Natural gas exports from Russia to the European Union (EU) met about 40 percent of the block’s demand in 2021, at nearly 145 billion cubic meters (bcm). Of this, 88 percent was transported through pipelines. Russian pipeline flows to the EU have been trending downward since the end of last year but were sharply reduced on June 16, 2022, when Gazprom announced the amount moving through the Nord Stream 1 pipeline had fallen to 40 percent. As of last week, flows through this biggest pipeline bringing Russian natural gas to Europe were further reduced to 20 percent.
Dr. Kaushik Deb, senior research scholar with the Center on Global Energy Policy, answers questions about how these dramatic cuts came about, their effects on EU households and industry, and how the block might adjust.
What instigated the lower flow of natural gas through Nord Stream 1?
Gazprom, Russia’s monopoly gas exporter via pipeline, attributed the June cut to a delay in the return of a Siemens turbine from Canada after servicing. While initially Canadian sanctions against Gazprom prevented the return of the turbine to Russia, Canada has since issued, as an exception, a “time-limited and revocable permit” to allow equipment to be returned for the Nord Stream 1 pipeline. Now it is Gazprom’s reluctance to take back the turbine that is holding up the process, with the company stating that Siemens has not addressed risks to the turbine’s functioning and raising the issue of continued sanctions affecting the return of the turbine.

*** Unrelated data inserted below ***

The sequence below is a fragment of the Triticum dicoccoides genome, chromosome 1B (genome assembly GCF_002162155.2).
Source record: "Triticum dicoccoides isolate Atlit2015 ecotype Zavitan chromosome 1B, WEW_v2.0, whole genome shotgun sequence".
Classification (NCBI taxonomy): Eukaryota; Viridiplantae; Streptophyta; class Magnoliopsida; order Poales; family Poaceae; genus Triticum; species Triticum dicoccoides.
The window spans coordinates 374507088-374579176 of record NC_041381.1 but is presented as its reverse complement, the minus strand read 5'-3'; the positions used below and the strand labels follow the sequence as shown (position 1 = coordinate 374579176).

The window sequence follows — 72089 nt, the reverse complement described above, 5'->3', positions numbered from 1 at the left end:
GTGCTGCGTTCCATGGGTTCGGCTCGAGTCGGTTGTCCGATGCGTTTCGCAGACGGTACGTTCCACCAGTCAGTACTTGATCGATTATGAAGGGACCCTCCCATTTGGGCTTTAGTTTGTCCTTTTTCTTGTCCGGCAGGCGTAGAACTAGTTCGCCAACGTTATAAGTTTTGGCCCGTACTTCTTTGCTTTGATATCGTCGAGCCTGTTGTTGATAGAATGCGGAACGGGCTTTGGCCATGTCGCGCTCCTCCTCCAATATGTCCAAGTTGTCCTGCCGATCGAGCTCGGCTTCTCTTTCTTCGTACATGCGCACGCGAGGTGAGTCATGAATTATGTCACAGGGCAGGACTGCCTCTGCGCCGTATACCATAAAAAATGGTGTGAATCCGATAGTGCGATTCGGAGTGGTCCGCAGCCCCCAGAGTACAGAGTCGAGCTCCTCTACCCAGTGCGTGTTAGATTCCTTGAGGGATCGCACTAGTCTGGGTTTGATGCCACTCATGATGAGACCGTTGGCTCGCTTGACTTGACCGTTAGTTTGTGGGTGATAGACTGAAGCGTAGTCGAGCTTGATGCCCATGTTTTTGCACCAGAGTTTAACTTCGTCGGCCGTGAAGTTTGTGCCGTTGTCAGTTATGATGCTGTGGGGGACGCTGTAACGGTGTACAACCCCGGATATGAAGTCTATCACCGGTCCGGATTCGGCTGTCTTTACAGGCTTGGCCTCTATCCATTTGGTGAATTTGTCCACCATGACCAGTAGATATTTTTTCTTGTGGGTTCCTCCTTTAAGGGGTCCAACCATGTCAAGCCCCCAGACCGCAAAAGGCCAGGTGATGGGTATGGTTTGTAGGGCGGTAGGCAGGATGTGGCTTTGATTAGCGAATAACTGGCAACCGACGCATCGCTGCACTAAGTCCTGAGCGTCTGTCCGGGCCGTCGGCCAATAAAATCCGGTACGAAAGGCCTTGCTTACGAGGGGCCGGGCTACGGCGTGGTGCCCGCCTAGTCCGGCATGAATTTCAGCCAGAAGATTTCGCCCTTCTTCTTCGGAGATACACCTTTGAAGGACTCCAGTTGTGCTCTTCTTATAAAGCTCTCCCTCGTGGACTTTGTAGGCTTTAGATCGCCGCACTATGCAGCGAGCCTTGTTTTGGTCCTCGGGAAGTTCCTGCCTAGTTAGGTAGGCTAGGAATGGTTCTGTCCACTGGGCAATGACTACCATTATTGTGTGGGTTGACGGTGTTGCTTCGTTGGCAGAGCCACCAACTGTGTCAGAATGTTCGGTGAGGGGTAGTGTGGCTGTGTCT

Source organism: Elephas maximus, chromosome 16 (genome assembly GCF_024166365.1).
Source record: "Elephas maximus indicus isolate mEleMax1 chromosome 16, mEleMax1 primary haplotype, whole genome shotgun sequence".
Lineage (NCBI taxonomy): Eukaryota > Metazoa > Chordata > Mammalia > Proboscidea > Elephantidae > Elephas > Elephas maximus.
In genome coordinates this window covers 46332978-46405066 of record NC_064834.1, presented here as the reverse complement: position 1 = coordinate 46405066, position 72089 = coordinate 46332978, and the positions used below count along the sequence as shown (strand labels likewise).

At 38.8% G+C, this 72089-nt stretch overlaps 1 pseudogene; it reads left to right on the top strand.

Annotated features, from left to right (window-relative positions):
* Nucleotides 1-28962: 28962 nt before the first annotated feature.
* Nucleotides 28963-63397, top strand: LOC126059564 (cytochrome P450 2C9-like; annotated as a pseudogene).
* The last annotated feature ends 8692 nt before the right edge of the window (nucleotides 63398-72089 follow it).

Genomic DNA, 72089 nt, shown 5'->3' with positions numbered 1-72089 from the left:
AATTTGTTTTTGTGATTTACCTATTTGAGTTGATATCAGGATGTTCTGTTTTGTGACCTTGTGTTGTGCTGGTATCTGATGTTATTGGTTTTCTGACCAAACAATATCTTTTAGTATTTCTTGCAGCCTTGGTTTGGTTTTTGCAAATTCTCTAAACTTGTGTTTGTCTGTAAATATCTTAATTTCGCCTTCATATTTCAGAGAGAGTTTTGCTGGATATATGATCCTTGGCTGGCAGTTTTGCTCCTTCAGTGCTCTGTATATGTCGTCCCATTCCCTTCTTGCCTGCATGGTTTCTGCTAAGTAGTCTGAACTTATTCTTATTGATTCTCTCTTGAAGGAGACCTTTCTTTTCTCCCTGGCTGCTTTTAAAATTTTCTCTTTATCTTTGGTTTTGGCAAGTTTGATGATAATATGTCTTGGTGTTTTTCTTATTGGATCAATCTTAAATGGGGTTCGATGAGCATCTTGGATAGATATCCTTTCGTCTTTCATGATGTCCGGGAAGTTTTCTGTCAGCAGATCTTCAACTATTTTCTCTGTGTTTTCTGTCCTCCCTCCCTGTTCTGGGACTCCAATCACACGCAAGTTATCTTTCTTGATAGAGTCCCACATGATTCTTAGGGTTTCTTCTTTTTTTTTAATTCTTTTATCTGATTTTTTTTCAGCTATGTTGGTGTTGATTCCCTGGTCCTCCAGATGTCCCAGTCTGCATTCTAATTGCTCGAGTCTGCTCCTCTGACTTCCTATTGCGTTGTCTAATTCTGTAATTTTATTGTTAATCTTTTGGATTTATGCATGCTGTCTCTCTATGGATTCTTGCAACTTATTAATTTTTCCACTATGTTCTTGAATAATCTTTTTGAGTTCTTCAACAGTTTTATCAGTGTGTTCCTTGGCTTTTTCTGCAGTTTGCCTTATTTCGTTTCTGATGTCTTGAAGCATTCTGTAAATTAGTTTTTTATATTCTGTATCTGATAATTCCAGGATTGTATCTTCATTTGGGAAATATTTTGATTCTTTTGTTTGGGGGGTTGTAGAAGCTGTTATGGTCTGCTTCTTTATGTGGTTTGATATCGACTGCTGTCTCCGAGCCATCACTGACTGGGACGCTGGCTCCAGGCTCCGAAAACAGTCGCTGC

Since then, Nord Stream 1 was offline for annual maintenance for 10 days until July 21, 2022, and has reduced flows to just 20 percent of total capacity as of July 27, purportedly because of an order from Rostekhnadzor, the Russian regulator for safety at energy sites, to shut down another turbine in the Nord Stream 1 network. Russian President Vladimir Putin had indicated on July 20 that the capacity of Nord Stream 1 could be reduced due to problems with other pumping units. On the European side, German Federal Minister for Economic Affairs and Climate Action Robert Habeck had foreseen in late June the possibility of Russia raising a technical issue to explain lower flows, and in early July warned a complete shutoff of Russian gas through Nord Stream 1 could occur.
How will this impact Europe?
Russian pipeline natural gas imports to the EU are set to decline by 45 percent in 2022 to just 80 bcm, compared to 145 bcm in 2021. The International Monetary Fund recently estimated that alternative sources could replace up to 70 percent of Russian natural gas in the short term, for a period of about six months, tiding over Europe albeit with significant adjustments. The replacement includes higher liquefied natural gas imports, especially from the United States, which sent 64 percent of its total exports to the EU and the United Kingdom during the first half of 2022 (compared to 30 percent in the half of 2021).